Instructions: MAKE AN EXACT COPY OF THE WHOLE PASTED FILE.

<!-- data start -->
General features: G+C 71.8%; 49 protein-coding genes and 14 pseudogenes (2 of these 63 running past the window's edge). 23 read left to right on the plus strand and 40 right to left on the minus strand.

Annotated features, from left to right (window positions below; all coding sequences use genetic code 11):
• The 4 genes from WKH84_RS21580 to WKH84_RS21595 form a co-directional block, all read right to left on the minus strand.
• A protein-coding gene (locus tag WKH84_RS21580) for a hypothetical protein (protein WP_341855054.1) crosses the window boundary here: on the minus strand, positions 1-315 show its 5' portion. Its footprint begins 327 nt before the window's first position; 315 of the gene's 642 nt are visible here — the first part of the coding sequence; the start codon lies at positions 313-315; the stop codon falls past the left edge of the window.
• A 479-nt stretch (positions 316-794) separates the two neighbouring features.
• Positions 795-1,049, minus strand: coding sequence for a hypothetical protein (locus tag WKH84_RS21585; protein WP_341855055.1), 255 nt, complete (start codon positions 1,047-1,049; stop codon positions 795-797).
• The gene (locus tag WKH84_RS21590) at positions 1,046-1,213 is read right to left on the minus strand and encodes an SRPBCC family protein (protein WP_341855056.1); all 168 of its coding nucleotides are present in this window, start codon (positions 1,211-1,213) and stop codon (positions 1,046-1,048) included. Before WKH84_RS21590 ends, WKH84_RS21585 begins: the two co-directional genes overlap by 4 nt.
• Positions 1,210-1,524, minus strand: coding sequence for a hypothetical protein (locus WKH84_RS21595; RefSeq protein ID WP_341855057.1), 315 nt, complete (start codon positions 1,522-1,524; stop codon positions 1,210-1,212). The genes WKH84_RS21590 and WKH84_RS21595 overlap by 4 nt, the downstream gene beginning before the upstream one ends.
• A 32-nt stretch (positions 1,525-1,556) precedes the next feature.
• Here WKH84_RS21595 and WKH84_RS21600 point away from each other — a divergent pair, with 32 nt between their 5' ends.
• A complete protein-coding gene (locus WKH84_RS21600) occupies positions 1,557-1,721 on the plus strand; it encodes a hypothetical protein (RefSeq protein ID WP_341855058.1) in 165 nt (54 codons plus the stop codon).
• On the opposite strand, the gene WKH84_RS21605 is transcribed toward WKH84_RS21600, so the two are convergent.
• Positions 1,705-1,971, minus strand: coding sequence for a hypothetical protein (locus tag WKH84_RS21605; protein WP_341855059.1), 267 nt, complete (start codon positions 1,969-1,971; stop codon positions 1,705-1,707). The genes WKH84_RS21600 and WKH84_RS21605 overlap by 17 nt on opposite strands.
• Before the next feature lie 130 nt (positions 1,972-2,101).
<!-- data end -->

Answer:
General features: G+C 71.8%; 49 protein-coding genes and 14 pseudogenes (2 of these 63 running past the window's edge). 23 read left to right on the plus strand and 40 right to left on the minus strand.

Annotated features, from left to right (window positions below; all coding sequences use genetic code 11):
• The 4 genes from WKH84_RS21580 to WKH84_RS21595 form a co-directional block, all read right to left on the minus strand.
• A protein-coding gene (locus tag WKH84_RS21580) for a hypothetical protein (protein WP_341855054.1) crosses the window boundary here: on the minus strand, positions 1-315 show its 5' portion. Its footprint begins 327 nt before the window's first position; 315 of the gene's 642 nt are visible here — the first part of the coding sequence; the start codon lies at positions 313-315; the stop codon falls past the left edge of the window.
• A 479-nt stretch (positions 316-794) separates the two neighbouring features.
• Positions 795-1,049, minus strand: coding sequence for a hypothetical protein (locus tag WKH84_RS21585; protein WP_341855055.1), 255 nt, complete (start codon positions 1,047-1,049; stop codon positions 795-797).
• The gene (locus tag WKH84_RS21590) at positions 1,046-1,213 is read right to left on the minus strand and encodes an SRPBCC family protein (protein WP_341855056.1); all 168 of its coding nucleotides are present in this window, start codon (positions 1,211-1,213) and stop codon (positions 1,046-1,048) included. Before WKH84_RS21590 ends, WKH84_RS21585 begins: the two co-directional genes overlap by 4 nt.
• Positions 1,210-1,524, minus strand: coding sequence for a hypothetical protein (locus WKH84_RS21595; RefSeq protein ID WP_341855057.1), 315 nt, complete (start codon positions 1,522-1,524; stop codon positions 1,210-1,212). The genes WKH84_RS21590 and WKH84_RS21595 overlap by 4 nt, the downstream gene beginning before the upstream one ends.
• A 32-nt stretch (positions 1,525-1,556) precedes the next feature.
• Here WKH84_RS21595 and WKH84_RS21600 point away from each other — a divergent pair, with 32 nt between their 5' ends.
• A complete protein-coding gene (locus WKH84_RS21600) occupies positions 1,557-1,721 on the plus strand; it encodes a hypothetical protein (RefSeq protein ID WP_341855058.1) in 165 nt (54 codons plus the stop codon).
• On the opposite strand, the gene WKH84_RS21605 is transcribed toward WKH84_RS21600, so the two are convergent.
• Positions 1,705-1,971, minus strand: coding sequence for a hypothetical protein (locus tag WKH84_RS21605; protein WP_341855059.1), 267 nt, complete (start codon positions 1,969-1,971; stop codon positions 1,705-1,707). The genes WKH84_RS21600 and WKH84_RS21605 overlap by 17 nt on opposite strands.
• Before the next feature lie 130 nt (positions 1,972-2,101).